As someone who has pretty much worked in bureaucracies her whole career I’m fairly patient with protocols and administrative processes, but every now and then I see people stumbling around in ‘red tape’ that has ceased to fulfill a purpose and which is now actively working against the original ideas behind the system, and it makes me feel very exasperated. Because, you know, we can actually change rules and regulations. If it makes sense to change it, and you have the power to change it, then fricking change it.
This is one of those times. La Leche League (LLL) is an amazing organisation and they do terribly vital work but this needs to change.
Milk Junkies is a breastfeeding and attachment parenting blog written by a transgendered dad in a gay relationship who is breastfeeding his baby son. (You should read it, he’s a great writer). On his blog he has been writing about his experiences as a new dad, and particularly, about breastfeeding after having had chest surgery. The writer of this blog, Trevor has had a strong relationship with LLL and now wants to train to become a group leader with the organisation but this is what happened:
In reading, please remember this: I LOVE La Leche League. Its books, meetings and online resources made breastfeeding possible for me. My experiences with my local LLL chapter have been fantastic and I am extremely grateful for this.
It seems that the decision regarding my leadership application comes down to policy: “Since an LLLC leader is a mother who has breastfed a baby, a man cannot become an LLLC Leader.” I understand that I don’t fit into LLL’s definition here, I just think that their definition is poor. I believe that the point of the above statement is that in order to be a leader, you must have breastfed a baby for a certain length of time. It is your experience that counts in peer-to-peer support. At the time the policy was written, the authors assumed that men wouldn’t/couldn’t breastfeed, so they defined a leader as a woman. I kinda doubt that many people envisioned my own scenario. I think that the interpretation of the policy should evolve.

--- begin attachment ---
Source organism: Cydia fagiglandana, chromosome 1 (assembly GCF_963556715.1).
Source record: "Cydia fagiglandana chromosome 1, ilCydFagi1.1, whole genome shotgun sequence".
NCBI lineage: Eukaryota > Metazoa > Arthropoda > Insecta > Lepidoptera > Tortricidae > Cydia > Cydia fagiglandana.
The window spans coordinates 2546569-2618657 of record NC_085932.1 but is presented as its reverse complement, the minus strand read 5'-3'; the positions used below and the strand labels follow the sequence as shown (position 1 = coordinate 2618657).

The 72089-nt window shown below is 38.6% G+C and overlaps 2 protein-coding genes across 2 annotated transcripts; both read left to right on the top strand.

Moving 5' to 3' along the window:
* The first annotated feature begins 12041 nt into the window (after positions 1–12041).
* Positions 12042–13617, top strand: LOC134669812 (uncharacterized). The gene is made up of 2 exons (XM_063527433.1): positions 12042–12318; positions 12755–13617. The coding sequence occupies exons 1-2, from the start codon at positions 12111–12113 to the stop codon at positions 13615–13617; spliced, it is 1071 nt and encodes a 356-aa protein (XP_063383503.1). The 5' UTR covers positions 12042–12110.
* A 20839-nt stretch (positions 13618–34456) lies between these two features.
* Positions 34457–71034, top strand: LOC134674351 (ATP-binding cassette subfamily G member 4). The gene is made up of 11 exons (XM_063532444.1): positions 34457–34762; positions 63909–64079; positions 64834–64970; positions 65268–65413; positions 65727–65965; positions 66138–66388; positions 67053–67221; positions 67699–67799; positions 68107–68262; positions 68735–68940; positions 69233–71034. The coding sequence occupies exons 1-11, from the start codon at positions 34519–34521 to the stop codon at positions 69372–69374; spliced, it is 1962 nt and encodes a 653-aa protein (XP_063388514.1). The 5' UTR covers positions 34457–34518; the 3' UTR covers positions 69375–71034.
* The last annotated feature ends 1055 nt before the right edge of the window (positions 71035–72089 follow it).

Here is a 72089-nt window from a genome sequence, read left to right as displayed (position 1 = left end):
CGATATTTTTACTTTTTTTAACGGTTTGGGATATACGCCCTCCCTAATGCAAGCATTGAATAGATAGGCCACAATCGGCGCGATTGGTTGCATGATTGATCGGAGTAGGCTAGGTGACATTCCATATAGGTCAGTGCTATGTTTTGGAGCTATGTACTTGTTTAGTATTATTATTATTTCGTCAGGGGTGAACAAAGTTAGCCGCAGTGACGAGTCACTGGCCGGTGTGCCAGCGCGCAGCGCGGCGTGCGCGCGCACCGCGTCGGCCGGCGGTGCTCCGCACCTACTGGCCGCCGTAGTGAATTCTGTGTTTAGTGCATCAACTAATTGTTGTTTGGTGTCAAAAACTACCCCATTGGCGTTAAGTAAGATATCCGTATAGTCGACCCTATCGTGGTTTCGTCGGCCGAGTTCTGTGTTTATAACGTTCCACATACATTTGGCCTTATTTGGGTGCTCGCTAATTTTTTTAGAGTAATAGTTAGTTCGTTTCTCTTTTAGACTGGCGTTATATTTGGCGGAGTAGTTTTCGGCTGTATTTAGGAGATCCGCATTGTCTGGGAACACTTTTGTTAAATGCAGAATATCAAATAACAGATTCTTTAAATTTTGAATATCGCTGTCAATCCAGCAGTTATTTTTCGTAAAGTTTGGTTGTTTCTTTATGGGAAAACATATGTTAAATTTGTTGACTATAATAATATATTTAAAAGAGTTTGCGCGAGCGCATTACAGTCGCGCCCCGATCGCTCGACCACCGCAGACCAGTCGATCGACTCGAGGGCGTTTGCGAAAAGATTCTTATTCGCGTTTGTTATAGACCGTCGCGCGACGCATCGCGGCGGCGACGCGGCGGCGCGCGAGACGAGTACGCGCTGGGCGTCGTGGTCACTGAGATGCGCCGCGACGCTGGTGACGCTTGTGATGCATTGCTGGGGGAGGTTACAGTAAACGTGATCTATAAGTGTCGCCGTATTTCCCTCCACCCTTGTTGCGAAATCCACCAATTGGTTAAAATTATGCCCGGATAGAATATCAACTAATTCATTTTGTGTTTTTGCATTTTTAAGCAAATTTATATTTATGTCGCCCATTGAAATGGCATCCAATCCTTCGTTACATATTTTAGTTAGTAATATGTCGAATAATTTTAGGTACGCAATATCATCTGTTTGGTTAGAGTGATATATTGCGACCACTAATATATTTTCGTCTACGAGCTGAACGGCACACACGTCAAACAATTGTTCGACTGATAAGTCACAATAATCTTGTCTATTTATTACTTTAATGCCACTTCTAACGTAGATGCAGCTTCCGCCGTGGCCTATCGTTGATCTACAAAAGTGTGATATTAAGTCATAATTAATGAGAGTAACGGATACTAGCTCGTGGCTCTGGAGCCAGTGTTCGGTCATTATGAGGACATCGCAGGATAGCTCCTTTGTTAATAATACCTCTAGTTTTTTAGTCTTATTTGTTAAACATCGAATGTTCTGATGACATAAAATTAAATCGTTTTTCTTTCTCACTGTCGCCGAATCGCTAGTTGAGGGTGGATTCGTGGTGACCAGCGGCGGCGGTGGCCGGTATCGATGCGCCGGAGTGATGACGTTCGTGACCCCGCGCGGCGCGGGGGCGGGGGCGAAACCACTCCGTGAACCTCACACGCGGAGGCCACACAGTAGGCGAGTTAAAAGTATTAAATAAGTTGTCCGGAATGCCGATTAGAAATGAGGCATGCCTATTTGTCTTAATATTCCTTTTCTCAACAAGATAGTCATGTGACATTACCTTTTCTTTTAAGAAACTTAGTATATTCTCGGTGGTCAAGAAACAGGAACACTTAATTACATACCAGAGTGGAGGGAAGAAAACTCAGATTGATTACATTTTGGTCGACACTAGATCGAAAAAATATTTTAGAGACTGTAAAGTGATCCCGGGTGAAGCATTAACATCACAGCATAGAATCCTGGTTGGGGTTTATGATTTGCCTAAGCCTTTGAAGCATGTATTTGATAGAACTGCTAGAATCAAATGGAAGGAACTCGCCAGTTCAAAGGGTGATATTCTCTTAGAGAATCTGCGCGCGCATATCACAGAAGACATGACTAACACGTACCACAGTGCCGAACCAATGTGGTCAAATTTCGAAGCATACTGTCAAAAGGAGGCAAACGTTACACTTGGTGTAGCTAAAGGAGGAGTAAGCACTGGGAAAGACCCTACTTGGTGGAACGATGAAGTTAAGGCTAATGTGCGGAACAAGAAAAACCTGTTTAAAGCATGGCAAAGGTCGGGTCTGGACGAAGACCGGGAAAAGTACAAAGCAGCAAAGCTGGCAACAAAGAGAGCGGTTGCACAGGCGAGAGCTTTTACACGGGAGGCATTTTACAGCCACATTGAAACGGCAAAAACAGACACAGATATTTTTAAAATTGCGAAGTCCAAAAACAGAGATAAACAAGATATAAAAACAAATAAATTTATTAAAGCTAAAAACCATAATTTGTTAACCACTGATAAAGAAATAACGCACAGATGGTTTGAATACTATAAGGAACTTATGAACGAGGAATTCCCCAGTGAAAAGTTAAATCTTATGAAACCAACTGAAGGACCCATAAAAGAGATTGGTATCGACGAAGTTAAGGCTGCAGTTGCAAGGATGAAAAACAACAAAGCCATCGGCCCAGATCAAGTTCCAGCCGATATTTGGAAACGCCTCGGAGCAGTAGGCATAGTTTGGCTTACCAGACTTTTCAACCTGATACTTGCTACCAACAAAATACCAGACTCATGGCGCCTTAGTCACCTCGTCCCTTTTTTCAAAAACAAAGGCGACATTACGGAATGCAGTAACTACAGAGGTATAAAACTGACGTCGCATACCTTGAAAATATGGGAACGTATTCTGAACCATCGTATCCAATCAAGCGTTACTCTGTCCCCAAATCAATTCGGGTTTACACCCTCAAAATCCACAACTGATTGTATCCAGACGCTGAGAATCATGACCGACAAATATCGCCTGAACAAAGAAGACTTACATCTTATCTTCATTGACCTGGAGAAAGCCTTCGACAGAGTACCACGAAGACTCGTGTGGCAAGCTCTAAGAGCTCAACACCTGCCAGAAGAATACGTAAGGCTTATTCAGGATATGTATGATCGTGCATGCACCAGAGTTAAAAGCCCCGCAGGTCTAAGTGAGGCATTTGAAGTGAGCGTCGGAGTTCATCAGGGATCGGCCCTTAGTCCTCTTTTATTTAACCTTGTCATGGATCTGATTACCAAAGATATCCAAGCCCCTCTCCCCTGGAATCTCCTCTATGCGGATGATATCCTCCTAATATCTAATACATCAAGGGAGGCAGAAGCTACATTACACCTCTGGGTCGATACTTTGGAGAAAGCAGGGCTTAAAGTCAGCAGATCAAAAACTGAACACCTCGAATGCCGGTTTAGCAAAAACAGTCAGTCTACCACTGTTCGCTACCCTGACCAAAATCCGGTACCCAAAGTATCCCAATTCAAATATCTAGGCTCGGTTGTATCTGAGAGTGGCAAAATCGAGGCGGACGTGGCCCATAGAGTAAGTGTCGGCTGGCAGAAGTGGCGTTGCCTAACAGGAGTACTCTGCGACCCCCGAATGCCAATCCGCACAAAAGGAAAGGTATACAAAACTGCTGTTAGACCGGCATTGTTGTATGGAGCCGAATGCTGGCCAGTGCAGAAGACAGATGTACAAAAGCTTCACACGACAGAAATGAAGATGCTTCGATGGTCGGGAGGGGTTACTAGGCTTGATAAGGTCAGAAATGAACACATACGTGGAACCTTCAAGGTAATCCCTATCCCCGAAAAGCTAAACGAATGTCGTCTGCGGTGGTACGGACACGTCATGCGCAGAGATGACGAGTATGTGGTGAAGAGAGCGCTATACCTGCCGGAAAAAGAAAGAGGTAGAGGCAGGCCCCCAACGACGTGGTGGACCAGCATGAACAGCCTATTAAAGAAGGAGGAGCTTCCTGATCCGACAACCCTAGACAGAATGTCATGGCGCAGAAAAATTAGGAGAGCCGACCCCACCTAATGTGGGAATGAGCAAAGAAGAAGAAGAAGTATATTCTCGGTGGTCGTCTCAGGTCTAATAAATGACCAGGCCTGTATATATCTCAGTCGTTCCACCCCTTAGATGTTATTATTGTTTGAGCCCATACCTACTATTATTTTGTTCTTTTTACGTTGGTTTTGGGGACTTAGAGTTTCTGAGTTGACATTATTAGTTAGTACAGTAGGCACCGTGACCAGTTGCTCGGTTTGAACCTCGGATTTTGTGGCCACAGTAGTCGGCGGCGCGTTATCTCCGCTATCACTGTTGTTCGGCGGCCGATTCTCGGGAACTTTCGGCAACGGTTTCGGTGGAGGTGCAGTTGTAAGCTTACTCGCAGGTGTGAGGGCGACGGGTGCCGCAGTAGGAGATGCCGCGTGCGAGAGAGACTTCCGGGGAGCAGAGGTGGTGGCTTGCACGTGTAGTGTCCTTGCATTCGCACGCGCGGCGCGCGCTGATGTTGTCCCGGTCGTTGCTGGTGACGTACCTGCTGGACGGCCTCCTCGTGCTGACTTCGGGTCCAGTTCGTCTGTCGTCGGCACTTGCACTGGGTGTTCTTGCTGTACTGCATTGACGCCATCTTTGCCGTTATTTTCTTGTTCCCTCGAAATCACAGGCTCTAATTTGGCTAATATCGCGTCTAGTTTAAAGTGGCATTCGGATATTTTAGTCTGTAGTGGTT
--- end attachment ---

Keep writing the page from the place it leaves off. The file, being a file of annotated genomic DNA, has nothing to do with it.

Advice to all organisations seeking social change: whenever you come across someone who faces enormous obstacles of exclusion and yet finds the stamina to pursue a particular interest in being involved with what you’re doing, and what you’re doing is about social change, then you welcome them with open fricking arms. This is someone who brings invaluable drive, perspective and experience to your organisation, and your organisation needs that – because social change is hard work and to be effective it needs to be meaningful. You will not ever get there while excluding those who believe in and share your purpose. If you’re about social change, and this includes governments, then you need to be especially open to adaptation.
If you have to change rules to include them, you change them. This is why I hate Australia’s refugee policy, it’s why I hate the way some states in the US puts homeless, single black mothers in jail for sending their kids to good schools, it’s why I hate certain branches of feminism for persisting with transphobia and it’s why I hate the fact that LLL is excluding a transgendered breastfeeding dad from becoming a group leader.